"ASPNETCORE_ENVIRONMENT": "Development"
      "sourceFileMap": {
        "/Views": "${workspaceFolder}/Views"
      "name": ".NET Core Attach",
      "type": "coreclr",
      "request": "attach",
      "processId": "${command:pickProcess}"

You should now be able to launch the debugger selecting the “.NET+Browser” option, and setup breakpoints in both .NET and JavaScript code:



Figure 15, Debugging Vue’s JavaScript code from Visual Studio Code

It is important to raise a big caveat when debugging JavaScript in Visual Studio (but not in Visual Studio Code). This is the fact that Visual Studio doesn’t understand .vue files, forcing you to keep separate js/ts files if you really want to debug Vue components from Visual Studio.

As said this limitation doesn’t apply to Visual Studio Code as long as you install the Vetur extension.

Although in my opinion you are better off debugging in Chrome with the Vue dev tools extension, using the right tool for the job!

Step 4. Including the built Vue.js bundles during publish

When the Vue.js application bundles are generated with npm run build, these are generated into the ClientApp/dist folder. This is different from where the React template expects the generated bundles, so we will need to adapt the template for the bundles to be included in the published output and for the ASP.NET Core server to be able to serve them when deployed.

First update the RootPath property in the call to AddSpaStaticFiles found in the ConfigureServices method of the Startup class:

// In production, the Vue files will be served from this directory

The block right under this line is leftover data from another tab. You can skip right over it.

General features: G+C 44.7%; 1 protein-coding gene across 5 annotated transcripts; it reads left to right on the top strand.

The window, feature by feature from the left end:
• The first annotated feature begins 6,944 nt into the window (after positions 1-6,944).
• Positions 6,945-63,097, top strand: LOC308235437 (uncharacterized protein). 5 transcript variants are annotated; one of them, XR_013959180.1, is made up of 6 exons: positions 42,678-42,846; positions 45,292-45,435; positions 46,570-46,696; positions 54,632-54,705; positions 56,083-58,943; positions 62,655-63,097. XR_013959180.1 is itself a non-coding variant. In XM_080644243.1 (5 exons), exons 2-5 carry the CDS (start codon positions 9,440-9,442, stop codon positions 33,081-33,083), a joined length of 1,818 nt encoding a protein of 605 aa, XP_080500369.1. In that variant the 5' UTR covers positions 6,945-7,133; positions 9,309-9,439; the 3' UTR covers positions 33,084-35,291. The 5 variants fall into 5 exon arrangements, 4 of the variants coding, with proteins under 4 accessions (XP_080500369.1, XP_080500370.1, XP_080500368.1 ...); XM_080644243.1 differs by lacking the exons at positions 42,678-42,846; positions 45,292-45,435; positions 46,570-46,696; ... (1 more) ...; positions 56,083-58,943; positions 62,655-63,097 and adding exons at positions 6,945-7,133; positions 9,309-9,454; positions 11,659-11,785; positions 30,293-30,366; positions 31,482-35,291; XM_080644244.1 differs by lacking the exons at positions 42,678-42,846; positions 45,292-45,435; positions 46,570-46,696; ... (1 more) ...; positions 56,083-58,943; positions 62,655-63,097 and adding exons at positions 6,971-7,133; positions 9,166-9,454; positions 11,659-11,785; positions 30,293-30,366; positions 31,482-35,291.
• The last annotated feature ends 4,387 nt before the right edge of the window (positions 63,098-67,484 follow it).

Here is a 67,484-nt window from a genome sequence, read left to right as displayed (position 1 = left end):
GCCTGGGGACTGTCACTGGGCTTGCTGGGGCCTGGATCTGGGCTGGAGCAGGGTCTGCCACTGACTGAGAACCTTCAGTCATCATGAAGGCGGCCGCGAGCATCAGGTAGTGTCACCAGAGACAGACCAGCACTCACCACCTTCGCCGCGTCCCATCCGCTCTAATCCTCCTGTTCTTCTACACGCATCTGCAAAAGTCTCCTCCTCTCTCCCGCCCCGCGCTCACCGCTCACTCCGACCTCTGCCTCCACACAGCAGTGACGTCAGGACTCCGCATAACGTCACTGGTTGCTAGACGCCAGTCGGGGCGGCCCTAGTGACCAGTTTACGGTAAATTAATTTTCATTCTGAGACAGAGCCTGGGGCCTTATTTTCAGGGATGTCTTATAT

services.AddSpaStaticFiles(configuration =>
    configuration.RootPath = "ClientApp/dist";

Next update the csproj files, so the section that copies the generated bundles into the output looks in the ClientApp/dist folder:

<DistFiles Include="$(SpaRoot)dist\**" />

That’s all, you will now correctly generate the Vue.js bundles and include them into the published output inside the ClientApp/dist folder, which the ASP.NET Core server is configured to serve as static files.

Using the community published template

As mentioned at the beginning of the section, Software Ateliers has already published a template following this approach. You can just install their template and use it when generating a new project, rather than manually going through the steps described above! (Although it is good for you to understand what’s going on under the covers.)

The only thing you might want to add is the vue.config.js file with the source map rewrite that enables debugging from Visual Studio and Visual Studio Code. Although in my opinion, and as already mentioned earlier, you are better off debugging in Chrome with the Vue.js devtools extension, using the right tool for the job!

The next section discusses a variant of this template that inverts the proxying role between the ASP.NET Core and Vue.js development servers.

A different SPA template approach

All of the official SPA templates plus the Vue.js SPA community template has taken the same approach. The ASP.NET Core application acts as the main server and proxies requests to a React/Angular/Vue.js development server launched during application startup.

We can easily modify the middleware we created in the previous section so we invert the roles of the servers.

We can keep launching everything when starting the ASP.NET Core application, launching the npm script during its Startup. However, we can then redirect the browser to the Vue.js development server and have this one proxying API requests to the ASP.NET Core application.


Figure 16, Inverting the server roles during development. Vue.js development server now proxies to ASP.NET Core

This will align every server closely to the role they actually play in the system. Keeping the Vue.js development server closer to the browser is a great idea for avoiding issues with its hot reload functionality.

Instead of ASP.NET Core setting up a SPA proxy to the Vue.js development server, we will setup the Vue.js development server proxy to the ASP.NET Core application.

We will also request the browser to initially load the root page “/” from Vue.js development server.